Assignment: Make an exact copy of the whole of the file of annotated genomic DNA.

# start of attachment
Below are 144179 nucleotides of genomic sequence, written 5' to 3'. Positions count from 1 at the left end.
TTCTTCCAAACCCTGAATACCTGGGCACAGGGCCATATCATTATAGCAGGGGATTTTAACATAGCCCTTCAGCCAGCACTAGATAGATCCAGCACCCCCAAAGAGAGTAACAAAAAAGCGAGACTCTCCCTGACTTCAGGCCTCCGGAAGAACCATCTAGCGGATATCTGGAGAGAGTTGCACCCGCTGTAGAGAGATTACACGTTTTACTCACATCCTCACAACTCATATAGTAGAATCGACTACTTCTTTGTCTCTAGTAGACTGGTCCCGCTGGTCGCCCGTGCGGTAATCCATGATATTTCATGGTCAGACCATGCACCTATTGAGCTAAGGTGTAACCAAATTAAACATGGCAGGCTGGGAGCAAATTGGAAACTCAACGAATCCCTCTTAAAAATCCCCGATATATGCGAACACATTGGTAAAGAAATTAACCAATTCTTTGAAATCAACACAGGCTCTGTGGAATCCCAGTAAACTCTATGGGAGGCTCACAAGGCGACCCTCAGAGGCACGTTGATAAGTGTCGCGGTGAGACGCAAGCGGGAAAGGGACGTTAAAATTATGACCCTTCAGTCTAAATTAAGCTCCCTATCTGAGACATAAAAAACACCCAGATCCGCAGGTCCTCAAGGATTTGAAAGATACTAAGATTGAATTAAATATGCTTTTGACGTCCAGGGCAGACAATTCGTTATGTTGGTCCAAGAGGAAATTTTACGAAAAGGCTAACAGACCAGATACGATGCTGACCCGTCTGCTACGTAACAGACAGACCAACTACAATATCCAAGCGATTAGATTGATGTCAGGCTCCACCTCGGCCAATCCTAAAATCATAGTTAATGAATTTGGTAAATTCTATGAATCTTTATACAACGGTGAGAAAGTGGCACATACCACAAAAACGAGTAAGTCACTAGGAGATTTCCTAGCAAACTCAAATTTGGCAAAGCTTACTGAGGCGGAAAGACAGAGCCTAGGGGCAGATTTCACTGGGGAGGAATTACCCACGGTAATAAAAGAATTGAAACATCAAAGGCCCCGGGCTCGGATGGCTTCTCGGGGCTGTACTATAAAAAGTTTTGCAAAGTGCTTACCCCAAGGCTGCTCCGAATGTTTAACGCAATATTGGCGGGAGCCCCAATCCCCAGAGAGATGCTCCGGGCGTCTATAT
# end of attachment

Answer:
Below are 144179 nucleotides of genomic sequence, written 5' to 3'. Positions count from 1 at the left end.
TTCTTCCAAACCCTGAATACCTGGGCACAGGGCCATATCATTATAGCAGGGGATTTTAACATAGCCCTTCAGCCAGCACTAGATAGATCCAGCACCCCCAAAGAGAGTAACAAAAAAGCGAGACTCTCCCTGACTTCAGGCCTCCGGAAGAACCATCTAGCGGATATCTGGAGAGAGTTGCACCCGCTGTAGAGAGATTACACGTTTTACTCACATCCTCACAACTCATATAGTAGAATCGACTACTTCTTTGTCTCTAGTAGACTGGTCCCGCTGGTCGCCCGTGCGGTAATCCATGATATTTCATGGTCAGACCATGCACCTATTGAGCTAAGGTGTAACCAAATTAAACATGGCAGGCTGGGAGCAAATTGGAAACTCAACGAATCCCTCTTAAAAATCCCCGATATATGCGAACACATTGGTAAAGAAATTAACCAATTCTTTGAAATCAACACAGGCTCTGTGGAATCCCAGTAAACTCTATGGGAGGCTCACAAGGCGACCCTCAGAGGCACGTTGATAAGTGTCGCGGTGAGACGCAAGCGGGAAAGGGACGTTAAAATTATGACCCTTCAGTCTAAATTAAGCTCCCTATCTGAGACATAAAAAACACCCAGATCCGCAGGTCCTCAAGGATTTGAAAGATACTAAGATTGAATTAAATATGCTTTTGACGTCCAGGGCAGACAATTCGTTATGTTGGTCCAAGAGGAAATTTTACGAAAAGGCTAACAGACCAGATACGATGCTGACCCGTCTGCTACGTAACAGACAGACCAACTACAATATCCAAGCGATTAGATTGATGTCAGGCTCCACCTCGGCCAATCCTAAAATCATAGTTAATGAATTTGGTAAATTCTATGAATCTTTATACAACGGTGAGAAAGTGGCACATACCACAAAAACGAGTAAGTCACTAGGAGATTTCCTAGCAAACTCAAATTTGGCAAAGCTTACTGAGGCGGAAAGACAGAGCCTAGGGGCAGATTTCACTGGGGAGGAATTACCCACGGTAATAAAAGAATTGAAACATCAAAGGCCCCGGGCTCGGATGGCTTCTCGGGGCTGTACTATAAAAAGTTTTGCAAAGTGCTTACCCCAAGGCTGCTCCGAATGTTTAACGCAATATTGGCGGGAGCCCCAATCCCCAGAGAGATGCTCCGGGCGTCTATAT